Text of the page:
Career Center »
David A. Hansell, Commissioner, New York City Administration for Children's Services
Mayor de Blasio appointed David A. Hansell Commissioner of the Administration for Children’s Services in February 2017.
From 2009 to 2011, he served as Acting Assistant Secretary and Principal Deputy Assistant Secretary for the Administration for Children and Families in the U.S. Department of Health and Human Services. At HHS, Hansell helped oversee a division with an approximately $50 billion annual budget, responsibilities included child welfare, economic support, early childhood education, and special population programs. Hansell helped implement the “Fostering Connections to Success Act” to improve services for older youth in foster care and enhance educational continuity.
At New York State, Hansell was Commissioner of the Office of Temporary and Disability Assistance, where he helped achieve a historic level of household participation in the Supplemental Nutrition Assistance Program (SNAP) through the Working Families Food Stamp Initiative, and helped reform New York State’s child support programs to heighten compliance and increase payments to custodial parents and children.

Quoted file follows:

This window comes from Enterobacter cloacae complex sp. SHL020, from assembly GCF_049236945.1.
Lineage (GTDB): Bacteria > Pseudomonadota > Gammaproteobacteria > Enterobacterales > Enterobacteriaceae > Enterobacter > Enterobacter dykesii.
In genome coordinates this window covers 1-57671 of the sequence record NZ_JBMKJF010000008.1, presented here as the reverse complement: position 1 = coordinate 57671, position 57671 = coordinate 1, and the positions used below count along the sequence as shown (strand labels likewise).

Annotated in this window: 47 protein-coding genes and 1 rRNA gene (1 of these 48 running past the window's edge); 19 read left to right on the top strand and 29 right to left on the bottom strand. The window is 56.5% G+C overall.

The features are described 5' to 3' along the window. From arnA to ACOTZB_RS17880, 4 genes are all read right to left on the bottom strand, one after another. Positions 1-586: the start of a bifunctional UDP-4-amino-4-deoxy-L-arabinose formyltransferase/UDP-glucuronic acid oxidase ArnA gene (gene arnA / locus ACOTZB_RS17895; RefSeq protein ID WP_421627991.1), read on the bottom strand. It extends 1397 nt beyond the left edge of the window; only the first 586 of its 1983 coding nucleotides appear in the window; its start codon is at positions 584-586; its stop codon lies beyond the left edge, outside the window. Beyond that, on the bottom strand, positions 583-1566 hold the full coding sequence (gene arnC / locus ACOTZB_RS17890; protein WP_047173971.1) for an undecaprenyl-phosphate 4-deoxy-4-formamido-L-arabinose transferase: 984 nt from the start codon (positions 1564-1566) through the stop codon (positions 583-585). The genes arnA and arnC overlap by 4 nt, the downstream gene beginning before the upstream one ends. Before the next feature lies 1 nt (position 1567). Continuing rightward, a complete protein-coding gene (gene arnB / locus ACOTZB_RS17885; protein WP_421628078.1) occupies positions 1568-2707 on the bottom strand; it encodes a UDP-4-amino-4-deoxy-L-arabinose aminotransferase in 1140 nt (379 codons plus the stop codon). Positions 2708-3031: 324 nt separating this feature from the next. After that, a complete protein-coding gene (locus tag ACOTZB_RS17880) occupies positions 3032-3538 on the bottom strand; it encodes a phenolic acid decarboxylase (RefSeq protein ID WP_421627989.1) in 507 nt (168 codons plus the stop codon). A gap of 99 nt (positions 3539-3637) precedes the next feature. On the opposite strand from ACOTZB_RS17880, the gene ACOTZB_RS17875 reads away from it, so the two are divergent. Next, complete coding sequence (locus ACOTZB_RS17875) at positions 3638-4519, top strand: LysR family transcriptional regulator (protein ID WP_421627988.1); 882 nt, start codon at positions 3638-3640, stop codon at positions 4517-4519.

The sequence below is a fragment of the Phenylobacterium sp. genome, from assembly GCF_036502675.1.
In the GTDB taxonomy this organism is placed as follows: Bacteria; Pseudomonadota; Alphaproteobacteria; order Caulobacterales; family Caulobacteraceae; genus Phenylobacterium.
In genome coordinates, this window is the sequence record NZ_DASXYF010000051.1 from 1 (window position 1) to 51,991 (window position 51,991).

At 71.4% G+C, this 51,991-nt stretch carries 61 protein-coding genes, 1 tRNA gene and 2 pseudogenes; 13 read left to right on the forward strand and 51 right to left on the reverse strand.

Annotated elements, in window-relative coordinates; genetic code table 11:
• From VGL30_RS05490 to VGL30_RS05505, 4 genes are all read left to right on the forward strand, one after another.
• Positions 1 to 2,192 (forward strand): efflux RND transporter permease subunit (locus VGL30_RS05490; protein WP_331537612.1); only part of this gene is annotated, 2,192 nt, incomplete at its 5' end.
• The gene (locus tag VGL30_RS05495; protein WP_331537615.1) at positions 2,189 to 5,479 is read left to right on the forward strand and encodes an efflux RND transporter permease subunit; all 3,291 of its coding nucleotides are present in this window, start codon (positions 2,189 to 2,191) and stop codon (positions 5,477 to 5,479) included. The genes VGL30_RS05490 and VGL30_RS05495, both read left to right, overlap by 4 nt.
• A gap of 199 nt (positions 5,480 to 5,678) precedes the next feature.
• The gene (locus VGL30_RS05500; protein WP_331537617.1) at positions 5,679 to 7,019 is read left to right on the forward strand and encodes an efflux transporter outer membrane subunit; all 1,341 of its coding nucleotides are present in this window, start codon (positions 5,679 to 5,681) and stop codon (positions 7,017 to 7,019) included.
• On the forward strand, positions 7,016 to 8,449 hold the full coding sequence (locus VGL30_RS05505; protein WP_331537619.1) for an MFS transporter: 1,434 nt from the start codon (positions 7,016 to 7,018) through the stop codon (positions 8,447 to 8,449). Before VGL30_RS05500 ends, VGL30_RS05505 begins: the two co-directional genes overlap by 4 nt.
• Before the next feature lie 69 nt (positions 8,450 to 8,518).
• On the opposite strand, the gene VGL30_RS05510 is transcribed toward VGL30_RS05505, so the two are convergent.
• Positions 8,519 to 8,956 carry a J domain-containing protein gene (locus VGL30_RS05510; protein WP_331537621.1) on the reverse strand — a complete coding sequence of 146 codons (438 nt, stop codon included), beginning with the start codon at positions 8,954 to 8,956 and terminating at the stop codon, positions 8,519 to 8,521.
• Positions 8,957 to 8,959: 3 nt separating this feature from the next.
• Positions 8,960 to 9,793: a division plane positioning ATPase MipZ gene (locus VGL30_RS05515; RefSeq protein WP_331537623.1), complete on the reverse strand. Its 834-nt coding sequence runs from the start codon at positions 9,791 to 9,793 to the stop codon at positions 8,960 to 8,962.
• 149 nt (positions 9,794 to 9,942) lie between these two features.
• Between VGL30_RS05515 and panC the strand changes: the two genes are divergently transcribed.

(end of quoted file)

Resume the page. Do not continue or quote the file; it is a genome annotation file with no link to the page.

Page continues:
During the height of the HIV/AIDS epidemic, he was the Director of Legal Services and Deputy Executive Director of Gay Men’s Health Crisis. He was a former aide to two U.S. Senators, and began his career as a sixth grade teacher.
Hansell has served as a consultant to several non-profit, government, and philanthropic organizations on a diverse array of health and social services policy and advocacy issues. Just prior to coming to ACS, he was Head of KPMG’s Health & Human Services Center of Excellence. Commissioner Hansell is a graduate of Yale Law School and Haverford College.
Brenda Donald, Director, DC Child and Family Services Agency
Brenda Donald returned to the DC Child and Family Services Agency (CFSA) as its director in January 2017.
Previously, she served as deputy mayor for Health and Human Services (DMHHS) for the District of Columbia beginning in January 2015. As deputy mayor, Donald was charged with ensuring residents of all ages receive the services they need to lead healthy and productive lives in Washington, DC. Under her leadership, DMHHS successfully managed the close-out of the DC Trust; led efforts to establish the Safe at Home program, a partnership between the DC Office on Aging and the Department of Housing and Community Development; opened Genesis, the first intergenerational housing program for seniors and young moms aging out of foster care; and established Safer, Stronger DC Community Partnership Prevention Programs, through which more residents are connecting to job training and employment opportunities, communities and families are working to end cycles of violence, and students throughout all eight wards benefit from rich summer and out-of-school programs.